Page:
Never before have so many Canadians reached the grand old age of 100, and their compatriots are noticing.
Among the last of “The Greatest Generation,” many are veterans of the Second World War and Korea, and they have been feted with tributes, news coverage, mailing campaigns, even parades.
There’s Fred Arsenault of Toronto (March 6), Harold Freeston of Langley, B.C. (June 24), Armour Hanna of Toronto (July 1), Bill Marr of South Surrey, B.C. (Aug. 25), Winnifred Magor of Calgary (Nov. 9), Robert Spencer of Ottawa (Nov. 9), Gordon Piers of Nicola Valley, B.C. (Nov. 10), David Thiessen of Abbotsford, B.C. (Nov. 11), Jack Coles of Qualicum Beach, B.C. (Nov. 16), Peter Chance of Sidney, B.C. (Nov. 24), Monica Christensen of Toronto (Nov. 26), and George Wilson of Lethbridge, Alta. (Dec. 12) to name just a few. They are all veterans.
Federal government agencies report that life expectancy in Canada has increased markedly since the early 20th century and
the First World War that defined it, increasing among men by 20.5 years, from 58.8 in 1920-22 to 79.3 in 2009-11. The life expectancy of women, meanwhile, increased by 23 years, from 60.6 to 83.6.
By September 2019, the number of centenarians in Canada had reached an unprecedented 10,795, Statistics Canada reported—triple what it was in 2001.
Their longevity is attributable to medical science, diet, exercise, everlasting curiosity, a positive outlook, and the same ironclad constitutions that got them through years of war and hardship (there was, after all, the Great Depression during their lifetimes, as well).
Their lives…have made a world of difference to ours here in Canada.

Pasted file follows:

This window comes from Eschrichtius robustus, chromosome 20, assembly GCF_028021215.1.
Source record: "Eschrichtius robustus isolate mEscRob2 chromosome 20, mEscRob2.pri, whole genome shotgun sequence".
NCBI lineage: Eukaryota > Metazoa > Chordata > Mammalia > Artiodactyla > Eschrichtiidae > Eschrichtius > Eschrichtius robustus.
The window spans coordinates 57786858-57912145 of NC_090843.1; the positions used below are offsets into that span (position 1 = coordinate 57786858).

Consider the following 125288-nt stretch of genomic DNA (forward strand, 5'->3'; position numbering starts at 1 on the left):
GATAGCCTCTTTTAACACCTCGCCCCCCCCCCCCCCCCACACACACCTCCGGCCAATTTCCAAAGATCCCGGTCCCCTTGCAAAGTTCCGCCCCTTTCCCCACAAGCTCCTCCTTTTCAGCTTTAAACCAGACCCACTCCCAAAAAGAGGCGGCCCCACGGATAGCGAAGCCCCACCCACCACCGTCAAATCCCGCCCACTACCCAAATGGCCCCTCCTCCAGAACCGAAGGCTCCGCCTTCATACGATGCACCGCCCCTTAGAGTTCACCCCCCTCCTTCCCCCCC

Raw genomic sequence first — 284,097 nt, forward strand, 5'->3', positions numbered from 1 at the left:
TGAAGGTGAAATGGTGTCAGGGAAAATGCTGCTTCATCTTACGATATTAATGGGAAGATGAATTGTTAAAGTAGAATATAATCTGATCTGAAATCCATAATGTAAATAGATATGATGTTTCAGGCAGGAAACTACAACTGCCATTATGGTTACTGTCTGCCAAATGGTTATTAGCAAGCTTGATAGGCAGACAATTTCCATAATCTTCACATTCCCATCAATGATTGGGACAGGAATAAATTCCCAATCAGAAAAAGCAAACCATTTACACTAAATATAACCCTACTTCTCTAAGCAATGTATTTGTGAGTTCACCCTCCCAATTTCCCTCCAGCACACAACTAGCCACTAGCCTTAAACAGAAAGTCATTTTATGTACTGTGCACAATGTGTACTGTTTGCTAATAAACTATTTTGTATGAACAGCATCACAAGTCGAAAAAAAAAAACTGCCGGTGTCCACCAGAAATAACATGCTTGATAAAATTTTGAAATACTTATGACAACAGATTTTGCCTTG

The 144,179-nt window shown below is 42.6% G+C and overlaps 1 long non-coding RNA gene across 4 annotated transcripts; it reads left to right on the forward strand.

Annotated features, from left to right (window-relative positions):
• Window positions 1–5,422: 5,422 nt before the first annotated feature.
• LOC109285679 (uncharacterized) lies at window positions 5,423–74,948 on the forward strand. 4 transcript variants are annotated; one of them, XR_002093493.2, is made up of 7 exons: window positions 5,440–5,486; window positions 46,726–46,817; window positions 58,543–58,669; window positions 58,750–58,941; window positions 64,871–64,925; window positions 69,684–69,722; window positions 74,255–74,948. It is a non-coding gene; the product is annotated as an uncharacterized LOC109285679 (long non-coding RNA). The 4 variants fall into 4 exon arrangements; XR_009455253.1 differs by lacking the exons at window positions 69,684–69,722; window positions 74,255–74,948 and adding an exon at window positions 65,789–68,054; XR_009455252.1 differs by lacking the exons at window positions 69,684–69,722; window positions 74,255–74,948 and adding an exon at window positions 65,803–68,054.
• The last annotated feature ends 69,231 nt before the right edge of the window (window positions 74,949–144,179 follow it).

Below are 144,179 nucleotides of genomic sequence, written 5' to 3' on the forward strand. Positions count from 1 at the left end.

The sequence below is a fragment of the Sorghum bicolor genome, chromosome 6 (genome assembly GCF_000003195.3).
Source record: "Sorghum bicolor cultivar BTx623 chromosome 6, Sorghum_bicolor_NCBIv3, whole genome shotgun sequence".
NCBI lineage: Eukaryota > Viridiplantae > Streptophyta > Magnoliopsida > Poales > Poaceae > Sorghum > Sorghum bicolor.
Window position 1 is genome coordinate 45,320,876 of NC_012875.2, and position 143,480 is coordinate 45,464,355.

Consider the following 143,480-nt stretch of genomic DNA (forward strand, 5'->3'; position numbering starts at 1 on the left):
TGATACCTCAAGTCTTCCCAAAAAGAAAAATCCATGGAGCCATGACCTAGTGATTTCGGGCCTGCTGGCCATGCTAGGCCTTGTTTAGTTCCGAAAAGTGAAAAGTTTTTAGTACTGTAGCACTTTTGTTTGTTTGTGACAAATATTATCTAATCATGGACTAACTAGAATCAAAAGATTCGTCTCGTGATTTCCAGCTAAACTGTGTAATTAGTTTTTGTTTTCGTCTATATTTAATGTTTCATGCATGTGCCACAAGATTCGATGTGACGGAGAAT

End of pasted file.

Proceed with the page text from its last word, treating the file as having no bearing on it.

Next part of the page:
They, and the depleting numbers of other slightly younger veterans, are the last living links to the deadliest and most-destructive war and its aftermath—a shrinking archive of eyewitnesses to a history that, recent events suggest, some subsequent generations might be inclined to forget.
The COVID-19 pandemic has imposed great risk and necessary isolation on this vulnerable populace—a last, particularly cruel burden on lives that have already borne more than their share of challenges and hardships.
Across the country, Legion members, friends, family and strangers alike are stepping up with simple gestures of support that no newspaper, magazine or broadcast news report will ever recognize. Whether they deliver a meal, pick up a prescription or simply make a phone call, these modest gestures of respect, appreciation and kindness are heroic to folks for whom giving and sacrifice were always a way of being.
Their lives, characterized by courage, devotion and generosity of spirit, have made a world of difference to ours here in Canada, a country they, in disproportionate ways, moulded in their own image.